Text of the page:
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Why do these lab-grown mini-brains emit brain waves?



In what could be a significant find for understanding the development of the human brain, a group of scientists created tiny stem cell brains that developed a functional neural network.

Stem cell group. Credit: Wikipedia Commons

These lab-grown brains were first observed to produce brain waves that resemble premature babies, although they are a million times smaller than human brains, according to a study published in Cell Stem Cell .

"The level of neural activity we observe is unprecedented in vitro," says Alison Muotri, a biologist at the University of California, San Diego. "We are one step closer to the model that can actually generate these early stages of an advanced neural network."

Pea-sized brains called organoids are derived from human pluripotent stem cells. By placing them in a culture that mimics the brain development environment, the stem cells differentiate into different types of brain cells and self-organize into a 3D structure that resembles the developing human brain.

Researchers have successfully grown organoids with cellular structures similar to those of the human brain. However, none of the previous models has developed human functional neural networks. Networks occur when neurons are mature and become interconnected, and they are essential for most brain activities.

"You can use brain organoids for several things, including understanding normal human neurodevelopment, disease modeling, brain evolution, drug screening and even informing about artificial intelligence," said Muotri.

a good procedure for growing cells, including optimizing the culture medium. These adjustments have allowed their organoids to become more mature than previous models. They cultivate hundreds of organoids for 1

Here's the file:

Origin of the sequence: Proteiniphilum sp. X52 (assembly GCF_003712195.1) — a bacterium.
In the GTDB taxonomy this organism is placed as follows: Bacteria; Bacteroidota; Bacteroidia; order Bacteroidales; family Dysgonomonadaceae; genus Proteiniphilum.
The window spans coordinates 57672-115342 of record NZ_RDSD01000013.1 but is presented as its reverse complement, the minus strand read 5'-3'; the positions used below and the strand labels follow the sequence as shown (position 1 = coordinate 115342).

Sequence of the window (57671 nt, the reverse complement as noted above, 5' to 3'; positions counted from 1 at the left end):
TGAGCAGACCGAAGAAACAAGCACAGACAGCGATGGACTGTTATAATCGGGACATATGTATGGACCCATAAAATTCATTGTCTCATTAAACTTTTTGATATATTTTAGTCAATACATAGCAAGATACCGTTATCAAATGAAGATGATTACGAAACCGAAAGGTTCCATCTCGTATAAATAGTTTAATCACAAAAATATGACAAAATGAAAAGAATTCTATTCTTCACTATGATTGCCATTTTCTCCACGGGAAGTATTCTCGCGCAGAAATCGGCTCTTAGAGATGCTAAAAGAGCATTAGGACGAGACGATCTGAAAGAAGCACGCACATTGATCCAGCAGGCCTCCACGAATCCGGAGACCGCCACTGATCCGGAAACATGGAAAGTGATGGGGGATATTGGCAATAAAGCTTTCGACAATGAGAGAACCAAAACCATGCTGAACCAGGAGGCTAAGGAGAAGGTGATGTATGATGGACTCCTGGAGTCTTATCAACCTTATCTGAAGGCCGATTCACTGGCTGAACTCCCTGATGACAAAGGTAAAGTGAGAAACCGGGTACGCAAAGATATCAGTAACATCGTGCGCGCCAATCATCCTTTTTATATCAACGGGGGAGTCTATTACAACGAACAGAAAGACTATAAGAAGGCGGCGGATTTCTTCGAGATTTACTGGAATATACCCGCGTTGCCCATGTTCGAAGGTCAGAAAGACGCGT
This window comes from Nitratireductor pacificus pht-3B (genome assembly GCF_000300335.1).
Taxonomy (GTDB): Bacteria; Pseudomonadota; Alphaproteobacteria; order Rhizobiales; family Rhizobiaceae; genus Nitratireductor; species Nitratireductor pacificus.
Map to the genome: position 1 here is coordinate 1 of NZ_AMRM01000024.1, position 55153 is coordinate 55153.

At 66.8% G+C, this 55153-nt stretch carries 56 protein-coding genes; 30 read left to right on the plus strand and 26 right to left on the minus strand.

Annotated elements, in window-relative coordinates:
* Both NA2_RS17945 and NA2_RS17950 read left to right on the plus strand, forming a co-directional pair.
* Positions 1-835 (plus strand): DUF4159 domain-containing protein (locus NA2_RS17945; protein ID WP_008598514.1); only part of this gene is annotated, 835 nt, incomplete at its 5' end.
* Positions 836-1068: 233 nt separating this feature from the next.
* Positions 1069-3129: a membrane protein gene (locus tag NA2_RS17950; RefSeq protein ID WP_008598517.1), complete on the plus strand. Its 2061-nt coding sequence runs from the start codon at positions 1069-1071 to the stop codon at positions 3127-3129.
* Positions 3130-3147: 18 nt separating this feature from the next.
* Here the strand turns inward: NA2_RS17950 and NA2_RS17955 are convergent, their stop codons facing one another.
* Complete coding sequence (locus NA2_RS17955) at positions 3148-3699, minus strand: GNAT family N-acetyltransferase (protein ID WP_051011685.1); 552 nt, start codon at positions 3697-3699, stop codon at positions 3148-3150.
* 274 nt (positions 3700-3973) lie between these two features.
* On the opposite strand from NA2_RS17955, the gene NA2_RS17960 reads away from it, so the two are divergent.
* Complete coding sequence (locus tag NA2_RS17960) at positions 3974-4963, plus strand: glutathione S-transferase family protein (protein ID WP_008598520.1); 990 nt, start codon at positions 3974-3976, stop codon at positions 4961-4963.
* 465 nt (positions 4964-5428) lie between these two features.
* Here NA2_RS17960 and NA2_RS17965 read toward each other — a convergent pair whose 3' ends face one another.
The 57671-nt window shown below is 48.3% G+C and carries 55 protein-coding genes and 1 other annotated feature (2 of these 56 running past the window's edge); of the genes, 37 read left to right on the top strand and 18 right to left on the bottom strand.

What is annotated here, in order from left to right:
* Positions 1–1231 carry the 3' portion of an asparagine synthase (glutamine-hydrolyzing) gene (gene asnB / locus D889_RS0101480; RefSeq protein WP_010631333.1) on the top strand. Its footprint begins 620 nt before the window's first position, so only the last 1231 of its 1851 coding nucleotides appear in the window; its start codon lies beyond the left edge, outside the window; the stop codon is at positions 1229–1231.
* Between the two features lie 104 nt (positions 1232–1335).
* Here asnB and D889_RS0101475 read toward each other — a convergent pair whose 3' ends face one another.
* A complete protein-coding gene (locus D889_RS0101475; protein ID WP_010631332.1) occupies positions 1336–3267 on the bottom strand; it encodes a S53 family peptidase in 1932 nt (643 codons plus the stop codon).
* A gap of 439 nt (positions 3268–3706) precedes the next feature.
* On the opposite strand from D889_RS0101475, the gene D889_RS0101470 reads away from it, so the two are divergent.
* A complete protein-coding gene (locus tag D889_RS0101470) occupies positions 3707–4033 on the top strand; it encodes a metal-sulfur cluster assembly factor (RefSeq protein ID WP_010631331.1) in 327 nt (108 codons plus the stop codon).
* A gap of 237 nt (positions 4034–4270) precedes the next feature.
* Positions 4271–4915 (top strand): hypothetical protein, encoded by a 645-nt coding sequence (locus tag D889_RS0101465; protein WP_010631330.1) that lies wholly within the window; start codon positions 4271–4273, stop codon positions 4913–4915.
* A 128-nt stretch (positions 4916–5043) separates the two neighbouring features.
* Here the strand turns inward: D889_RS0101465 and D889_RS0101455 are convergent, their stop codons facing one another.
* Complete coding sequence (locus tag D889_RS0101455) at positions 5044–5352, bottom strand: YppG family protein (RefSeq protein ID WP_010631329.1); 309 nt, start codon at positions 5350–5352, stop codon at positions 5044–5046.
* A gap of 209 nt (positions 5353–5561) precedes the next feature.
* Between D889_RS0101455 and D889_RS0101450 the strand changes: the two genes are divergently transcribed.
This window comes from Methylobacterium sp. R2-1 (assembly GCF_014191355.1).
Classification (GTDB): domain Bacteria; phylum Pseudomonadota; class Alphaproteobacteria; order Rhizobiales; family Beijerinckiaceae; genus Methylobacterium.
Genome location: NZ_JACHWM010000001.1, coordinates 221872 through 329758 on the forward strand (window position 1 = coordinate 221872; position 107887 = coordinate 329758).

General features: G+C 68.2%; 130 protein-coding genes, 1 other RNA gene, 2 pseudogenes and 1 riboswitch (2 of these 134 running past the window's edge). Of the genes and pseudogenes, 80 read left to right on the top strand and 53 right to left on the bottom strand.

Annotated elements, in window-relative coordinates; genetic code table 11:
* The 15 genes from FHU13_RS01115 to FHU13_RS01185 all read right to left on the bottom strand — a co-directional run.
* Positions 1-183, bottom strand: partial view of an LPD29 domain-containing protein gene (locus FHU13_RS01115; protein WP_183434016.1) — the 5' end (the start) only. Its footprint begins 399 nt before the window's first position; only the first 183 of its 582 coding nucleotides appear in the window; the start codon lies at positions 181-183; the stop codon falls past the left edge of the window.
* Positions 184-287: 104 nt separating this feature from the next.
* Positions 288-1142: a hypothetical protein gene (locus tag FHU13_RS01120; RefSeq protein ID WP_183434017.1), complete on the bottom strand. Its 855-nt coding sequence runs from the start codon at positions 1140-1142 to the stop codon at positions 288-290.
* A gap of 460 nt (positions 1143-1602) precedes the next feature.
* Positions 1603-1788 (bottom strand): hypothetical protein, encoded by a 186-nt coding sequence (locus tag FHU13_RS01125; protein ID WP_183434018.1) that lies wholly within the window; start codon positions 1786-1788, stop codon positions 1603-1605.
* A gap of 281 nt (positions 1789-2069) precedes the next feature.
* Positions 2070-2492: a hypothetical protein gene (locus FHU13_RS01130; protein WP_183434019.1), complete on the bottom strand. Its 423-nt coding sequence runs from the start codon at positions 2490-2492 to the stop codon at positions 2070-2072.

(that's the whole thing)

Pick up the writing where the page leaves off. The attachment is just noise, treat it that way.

0 months and use multi-electrode arrays to obs

To compare brain wave patterns of organoids with those of the human brain at the beginning of development, the team is training a machine learning algorithm with brain waves recorded by 39 premature infants between the ages of six and nine

The algorithm is able to predict how many weeks organoids have evolved in culture, suggesting that these organoids and the human brain have similar growth trajectories. However, these organoids are unlikely to have mental activities, such as consciousness.

"In the future, we may get something that is really close to the signals in a person's brain that control behavior, thoughts, or memory," Muotri said. "But I don't think we have the evidence right now to say we have one."

The team is now aiming to further improve the organoids and use them to understand diseases related to neural network failures, such as autism, epilepsy and schizophrenia.

"As a scientist, I want to get closer to the human brain," Muotri said. "I want to do it because I see the good in it. I can help people with neurological conditions by giving them better treatments and a better quality of life. But it is up to us to decide where the border is. "


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